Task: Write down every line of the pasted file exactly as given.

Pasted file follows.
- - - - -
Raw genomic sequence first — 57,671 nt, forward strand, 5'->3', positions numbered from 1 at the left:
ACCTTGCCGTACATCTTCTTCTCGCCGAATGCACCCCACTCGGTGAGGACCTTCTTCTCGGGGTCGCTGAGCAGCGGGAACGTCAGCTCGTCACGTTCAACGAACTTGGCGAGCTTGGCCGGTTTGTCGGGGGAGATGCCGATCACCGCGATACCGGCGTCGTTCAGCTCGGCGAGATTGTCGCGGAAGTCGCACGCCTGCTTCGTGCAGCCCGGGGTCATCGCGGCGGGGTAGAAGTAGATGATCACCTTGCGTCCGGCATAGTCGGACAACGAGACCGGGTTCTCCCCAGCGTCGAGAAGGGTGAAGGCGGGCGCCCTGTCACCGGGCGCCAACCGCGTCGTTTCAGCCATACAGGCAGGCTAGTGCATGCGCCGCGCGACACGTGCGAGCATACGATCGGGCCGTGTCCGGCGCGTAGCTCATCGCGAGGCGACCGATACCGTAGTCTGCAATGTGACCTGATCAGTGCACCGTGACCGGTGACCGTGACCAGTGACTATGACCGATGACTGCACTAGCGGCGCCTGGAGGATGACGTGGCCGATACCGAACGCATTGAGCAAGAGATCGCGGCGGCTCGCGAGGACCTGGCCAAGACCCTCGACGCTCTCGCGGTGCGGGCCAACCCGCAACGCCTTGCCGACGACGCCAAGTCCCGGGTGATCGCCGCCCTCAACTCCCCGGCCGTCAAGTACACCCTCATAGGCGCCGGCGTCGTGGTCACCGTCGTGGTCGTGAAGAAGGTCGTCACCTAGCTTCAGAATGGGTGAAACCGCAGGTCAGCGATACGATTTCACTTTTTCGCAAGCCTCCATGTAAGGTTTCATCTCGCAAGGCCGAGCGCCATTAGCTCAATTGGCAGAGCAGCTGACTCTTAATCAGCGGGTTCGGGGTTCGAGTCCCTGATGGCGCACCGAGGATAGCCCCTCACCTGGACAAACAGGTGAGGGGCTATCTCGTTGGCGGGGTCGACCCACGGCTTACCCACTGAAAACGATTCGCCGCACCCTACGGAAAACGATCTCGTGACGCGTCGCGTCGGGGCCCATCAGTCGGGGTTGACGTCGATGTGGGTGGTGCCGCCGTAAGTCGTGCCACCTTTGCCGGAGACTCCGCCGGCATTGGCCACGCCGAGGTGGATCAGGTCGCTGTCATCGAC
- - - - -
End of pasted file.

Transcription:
Raw genomic sequence first — 57,671 nt, forward strand, 5'->3', positions numbered from 1 at the left:
ACCTTGCCGTACATCTTCTTCTCGCCGAATGCACCCCACTCGGTGAGGACCTTCTTCTCGGGGTCGCTGAGCAGCGGGAACGTCAGCTCGTCACGTTCAACGAACTTGGCGAGCTTGGCCGGTTTGTCGGGGGAGATGCCGATCACCGCGATACCGGCGTCGTTCAGCTCGGCGAGATTGTCGCGGAAGTCGCACGCCTGCTTCGTGCAGCCCGGGGTCATCGCGGCGGGGTAGAAGTAGATGATCACCTTGCGTCCGGCATAGTCGGACAACGAGACCGGGTTCTCCCCAGCGTCGAGAAGGGTGAAGGCGGGCGCCCTGTCACCGGGCGCCAACCGCGTCGTTTCAGCCATACAGGCAGGCTAGTGCATGCGCCGCGCGACACGTGCGAGCATACGATCGGGCCGTGTCCGGCGCGTAGCTCATCGCGAGGCGACCGATACCGTAGTCTGCAATGTGACCTGATCAGTGCACCGTGACCGGTGACCGTGACCAGTGACTATGACCGATGACTGCACTAGCGGCGCCTGGAGGATGACGTGGCCGATACCGAACGCATTGAGCAAGAGATCGCGGCGGCTCGCGAGGACCTGGCCAAGACCCTCGACGCTCTCGCGGTGCGGGCCAACCCGCAACGCCTTGCCGACGACGCCAAGTCCCGGGTGATCGCCGCCCTCAACTCCCCGGCCGTCAAGTACACCCTCATAGGCGCCGGCGTCGTGGTCACCGTCGTGGTCGTGAAGAAGGTCGTCACCTAGCTTCAGAATGGGTGAAACCGCAGGTCAGCGATACGATTTCACTTTTTCGCAAGCCTCCATGTAAGGTTTCATCTCGCAAGGCCGAGCGCCATTAGCTCAATTGGCAGAGCAGCTGACTCTTAATCAGCGGGTTCGGGGTTCGAGTCCCTGATGGCGCACCGAGGATAGCCCCTCACCTGGACAAACAGGTGAGGGGCTATCTCGTTGGCGGGGTCGACCCACGGCTTACCCACTGAAAACGATTCGCCGCACCCTACGGAAAACGATCTCGTGACGCGTCGCGTCGGGGCCCATCAGTCGGGGTTGACGTCGATGTGGGTGGTGCCGCCGTAAGTCGTGCCACCTTTGCCGGAGACTCCGCCGGCATTGGCCACGCCGAGGTGGATCAGGTCGCTGTCATCGAC